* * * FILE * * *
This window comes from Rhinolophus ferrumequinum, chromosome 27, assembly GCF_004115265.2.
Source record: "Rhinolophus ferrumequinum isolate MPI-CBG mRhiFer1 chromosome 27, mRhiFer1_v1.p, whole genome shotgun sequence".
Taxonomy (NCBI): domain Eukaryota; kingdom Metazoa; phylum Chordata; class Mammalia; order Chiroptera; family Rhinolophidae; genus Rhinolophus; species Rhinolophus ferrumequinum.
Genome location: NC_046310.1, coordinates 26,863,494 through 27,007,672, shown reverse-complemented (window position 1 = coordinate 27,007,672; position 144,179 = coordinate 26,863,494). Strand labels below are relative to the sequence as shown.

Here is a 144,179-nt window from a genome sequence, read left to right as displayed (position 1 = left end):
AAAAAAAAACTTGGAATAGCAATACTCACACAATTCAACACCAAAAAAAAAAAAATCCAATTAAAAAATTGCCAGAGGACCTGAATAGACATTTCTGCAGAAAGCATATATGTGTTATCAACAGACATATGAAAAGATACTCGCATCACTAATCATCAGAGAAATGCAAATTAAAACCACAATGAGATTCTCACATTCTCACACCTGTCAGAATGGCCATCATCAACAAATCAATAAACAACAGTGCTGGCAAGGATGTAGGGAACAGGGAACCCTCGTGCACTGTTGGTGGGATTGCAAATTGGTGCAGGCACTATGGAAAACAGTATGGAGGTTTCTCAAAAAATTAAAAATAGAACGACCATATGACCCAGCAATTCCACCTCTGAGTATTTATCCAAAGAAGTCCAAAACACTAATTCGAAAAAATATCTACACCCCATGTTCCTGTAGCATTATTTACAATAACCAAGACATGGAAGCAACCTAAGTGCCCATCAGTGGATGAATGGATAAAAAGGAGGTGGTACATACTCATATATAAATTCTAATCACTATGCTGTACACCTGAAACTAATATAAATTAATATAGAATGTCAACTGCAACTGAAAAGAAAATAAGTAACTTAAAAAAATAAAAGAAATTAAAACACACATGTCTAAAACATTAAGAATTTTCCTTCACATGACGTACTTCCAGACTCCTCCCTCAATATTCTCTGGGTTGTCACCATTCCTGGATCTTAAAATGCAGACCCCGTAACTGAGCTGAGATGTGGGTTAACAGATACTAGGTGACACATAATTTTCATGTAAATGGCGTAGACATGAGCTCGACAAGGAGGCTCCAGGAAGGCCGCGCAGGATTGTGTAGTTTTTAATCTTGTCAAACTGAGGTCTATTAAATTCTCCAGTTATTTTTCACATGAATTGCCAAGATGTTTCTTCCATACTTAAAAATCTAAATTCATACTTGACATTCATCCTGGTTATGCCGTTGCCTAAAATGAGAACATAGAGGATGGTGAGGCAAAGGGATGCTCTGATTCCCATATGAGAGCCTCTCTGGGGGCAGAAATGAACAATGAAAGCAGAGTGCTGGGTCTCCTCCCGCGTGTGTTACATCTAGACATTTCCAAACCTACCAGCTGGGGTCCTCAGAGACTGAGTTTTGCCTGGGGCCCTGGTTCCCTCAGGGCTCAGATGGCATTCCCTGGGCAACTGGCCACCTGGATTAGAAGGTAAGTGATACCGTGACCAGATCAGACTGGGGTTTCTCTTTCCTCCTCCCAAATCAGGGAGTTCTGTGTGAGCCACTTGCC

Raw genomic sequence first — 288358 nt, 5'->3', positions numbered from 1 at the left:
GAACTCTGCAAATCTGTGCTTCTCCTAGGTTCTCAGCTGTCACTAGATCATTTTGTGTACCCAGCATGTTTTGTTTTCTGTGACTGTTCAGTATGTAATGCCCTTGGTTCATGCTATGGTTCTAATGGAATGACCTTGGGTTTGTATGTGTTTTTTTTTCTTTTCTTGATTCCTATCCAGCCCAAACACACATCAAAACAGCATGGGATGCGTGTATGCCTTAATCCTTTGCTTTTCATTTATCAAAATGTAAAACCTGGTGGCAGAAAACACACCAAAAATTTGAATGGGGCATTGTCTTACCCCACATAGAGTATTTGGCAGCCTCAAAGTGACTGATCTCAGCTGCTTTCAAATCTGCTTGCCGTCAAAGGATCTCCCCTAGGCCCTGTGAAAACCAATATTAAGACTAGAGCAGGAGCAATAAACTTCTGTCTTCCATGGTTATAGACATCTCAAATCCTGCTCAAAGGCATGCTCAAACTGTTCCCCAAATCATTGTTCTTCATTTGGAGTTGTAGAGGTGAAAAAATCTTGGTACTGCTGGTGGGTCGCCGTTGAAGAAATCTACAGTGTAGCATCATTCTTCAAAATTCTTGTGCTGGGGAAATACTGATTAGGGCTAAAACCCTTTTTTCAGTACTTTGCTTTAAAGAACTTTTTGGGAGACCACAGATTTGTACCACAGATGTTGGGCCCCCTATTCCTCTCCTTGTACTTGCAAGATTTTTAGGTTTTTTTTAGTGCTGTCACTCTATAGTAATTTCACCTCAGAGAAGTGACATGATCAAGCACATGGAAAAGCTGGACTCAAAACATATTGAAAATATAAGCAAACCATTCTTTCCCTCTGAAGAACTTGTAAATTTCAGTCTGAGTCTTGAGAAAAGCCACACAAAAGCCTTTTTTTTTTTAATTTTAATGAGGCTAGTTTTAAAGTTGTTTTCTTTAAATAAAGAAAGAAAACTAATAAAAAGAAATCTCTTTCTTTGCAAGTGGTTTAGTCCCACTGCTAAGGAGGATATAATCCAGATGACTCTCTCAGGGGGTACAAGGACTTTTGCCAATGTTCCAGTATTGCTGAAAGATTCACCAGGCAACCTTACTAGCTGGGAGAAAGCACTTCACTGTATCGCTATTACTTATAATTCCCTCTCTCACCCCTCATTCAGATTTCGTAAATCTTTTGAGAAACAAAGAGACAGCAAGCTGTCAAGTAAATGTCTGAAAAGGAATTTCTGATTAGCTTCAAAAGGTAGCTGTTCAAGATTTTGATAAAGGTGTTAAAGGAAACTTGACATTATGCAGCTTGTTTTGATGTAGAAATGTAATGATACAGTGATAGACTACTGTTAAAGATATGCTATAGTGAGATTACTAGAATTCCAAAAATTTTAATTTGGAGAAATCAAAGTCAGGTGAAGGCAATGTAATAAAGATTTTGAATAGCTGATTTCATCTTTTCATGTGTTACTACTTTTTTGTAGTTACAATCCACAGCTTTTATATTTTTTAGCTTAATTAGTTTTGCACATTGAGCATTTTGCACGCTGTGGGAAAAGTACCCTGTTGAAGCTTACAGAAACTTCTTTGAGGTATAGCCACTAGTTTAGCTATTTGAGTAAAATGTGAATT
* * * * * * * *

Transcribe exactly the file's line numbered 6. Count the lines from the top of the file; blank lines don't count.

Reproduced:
AAAAAAAAACTTGGAATAGCAATACTCACACAATTCAACACCAAAAAAAAAAAAATCCAATTAAAAAATTGCCAGAGGACCTGAATAGACATTTCTGCAGAAAGCATATATGTGTTATCAACAGACATATGAAAAGATACTCGCATCACTAATCATCAGAGAAATGCAAATTAAAACCACAATGAGATTCTCACATTCTCACACCTGTCAGAATGGCCATCATCAACAAATCAATAAACAACAGTGCTGGCAAGGATGTAGGGAACAGGGAACCCTCGTGCACTGTTGGTGGGATTGCAAATTGGTGCAGGCACTATGGAAAACAGTATGGAGGTTTCTCAAAAAATTAAAAATAGAACGACCATATGACCCAGCAATTCCACCTCTGAGTATTTATCCAAAGAAGTCCAAAACACTAATTCGAAAAAATATCTACACCCCATGTTCCTGTAGCATTATTTACAATAACCAAGACATGGAAGCAACCTAAGTGCCCATCAGTGGATGAATGGATAAAAAGGAGGTGGTACATACTCATATATAAATTCTAATCACTATGCTGTACACCTGAAACTAATATAAATTAATATAGAATGTCAACTGCAACTGAAAAGAAAATAAGTAACTTAAAAAAATAAAAGAAATTAAAACACACATGTCTAAAACATTAAGAATTTTCCTTCACATGACGTACTTCCAGACTCCTCCCTCAATATTCTCTGGGTTGTCACCATTCCTGGATCTTAAAATGCAGACCCCGTAACTGAGCTGAGATGTGGGTTAACAGATACTAGGTGACACATAATTTTCATGTAAATGGCGTAGACATGAGCTCGACAAGGAGGCTCCAGGAAGGCCGCGCAGGATTGTGTAGTTTTTAATCTTGTCAAACTGAGGTCTATTAAATTCTCCAGTTATTTTTCACATGAATTGCCAAGATGTTTCTTCCATACTTAAAAATCTAAATTCATACTTGACATTCATCCTGGTTATGCCGTTGCCTAAAATGAGAACATAGAGGATGGTGAGGCAAAGGGATGCTCTGATTCCCATATGAGAGCCTCTCTGGGGGCAGAAATGAACAATGAAAGCAGAGTGCTGGGTCTCCTCCCGCGTGTGTTACATCTAGACATTTCCAAACCTACCAGCTGGGGTCCTCAGAGACTGAGTTTTGCCTGGGGCCCTGGTTCCCTCAGGGCTCAGATGGCATTCCCTGGGCAACTGGCCACCTGGATTAGAAGGTAAGTGATACCGTGACCAGATCAGACTGGGGTTTCTCTTTCCTCCTCCCAAATCAGGGAGTTCTGTGTGAGCCACTTGCC